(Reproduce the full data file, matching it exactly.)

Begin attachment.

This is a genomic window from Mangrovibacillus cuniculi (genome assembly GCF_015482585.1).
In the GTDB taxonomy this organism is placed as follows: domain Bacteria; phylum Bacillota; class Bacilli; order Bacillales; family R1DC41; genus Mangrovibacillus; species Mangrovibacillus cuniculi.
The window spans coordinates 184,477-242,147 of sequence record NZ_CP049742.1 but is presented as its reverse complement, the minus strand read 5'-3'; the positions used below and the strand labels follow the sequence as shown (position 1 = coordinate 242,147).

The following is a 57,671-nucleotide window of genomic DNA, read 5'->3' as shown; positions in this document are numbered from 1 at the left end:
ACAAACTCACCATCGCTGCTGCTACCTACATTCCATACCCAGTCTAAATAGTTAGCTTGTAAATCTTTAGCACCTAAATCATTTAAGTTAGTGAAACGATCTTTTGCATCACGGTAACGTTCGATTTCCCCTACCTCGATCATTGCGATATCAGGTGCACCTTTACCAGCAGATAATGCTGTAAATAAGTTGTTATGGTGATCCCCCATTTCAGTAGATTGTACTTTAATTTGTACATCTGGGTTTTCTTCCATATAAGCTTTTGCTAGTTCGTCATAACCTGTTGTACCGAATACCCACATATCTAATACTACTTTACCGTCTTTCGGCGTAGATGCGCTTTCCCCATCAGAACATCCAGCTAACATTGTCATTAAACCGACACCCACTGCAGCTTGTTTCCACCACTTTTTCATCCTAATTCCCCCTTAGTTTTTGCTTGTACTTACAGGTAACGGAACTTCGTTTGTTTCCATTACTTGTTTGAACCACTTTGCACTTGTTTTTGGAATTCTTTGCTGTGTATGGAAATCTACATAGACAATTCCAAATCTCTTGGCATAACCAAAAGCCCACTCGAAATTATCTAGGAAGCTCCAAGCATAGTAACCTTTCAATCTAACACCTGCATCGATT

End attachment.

This is a genomic window from Mangrovibacillus cuniculi (genome assembly GCF_015482585.1).
In the GTDB taxonomy this organism is placed as follows: domain Bacteria; phylum Bacillota; class Bacilli; order Bacillales; family R1DC41; genus Mangrovibacillus; species Mangrovibacillus cuniculi.
The window spans coordinates 184,477-242,147 of sequence record NZ_CP049742.1 but is presented as its reverse complement, the minus strand read 5'-3'; the positions used below and the strand labels follow the sequence as shown (position 1 = coordinate 242,147).

The following is a 57,671-nucleotide window of genomic DNA, read 5'->3' as shown; positions in this document are numbered from 1 at the left end:
ACAAACTCACCATCGCTGCTGCTACCTACATTCCATACCCAGTCTAAATAGTTAGCTTGTAAATCTTTAGCACCTAAATCATTTAAGTTAGTGAAACGATCTTTTGCATCACGGTAACGTTCGATTTCCCCTACCTCGATCATTGCGATATCAGGTGCACCTTTACCAGCAGATAATGCTGTAAATAAGTTGTTATGGTGATCCCCCATTTCAGTAGATTGTACTTTAATTTGTACATCTGGGTTTTCTTCCATATAAGCTTTTGCTAGTTCGTCATAACCTGTTGTACCGAATACCCACATATCTAATACTACTTTACCGTCTTTCGGCGTAGATGCGCTTTCCCCATCAGAACATCCAGCTAACATTGTCATTAAACCGACACCCACTGCAGCTTGTTTCCACCACTTTTTCATCCTAATTCCCCCTTAGTTTTTGCTTGTACTTACAGGTAACGGAACTTCGTTTGTTTCCATTACTTGTTTGAACCACTTTGCACTTGTTTTTGGAATTCTTTGCTGTGTATGGAAATCTACATAGACAATTCCAAATCTCTTGGCATAACCAAAAGCCCACTCGAAATTATCTAGGAAGCTCCAAGCATAGTAACCTTTCAATCTAACACCTGCATCGATT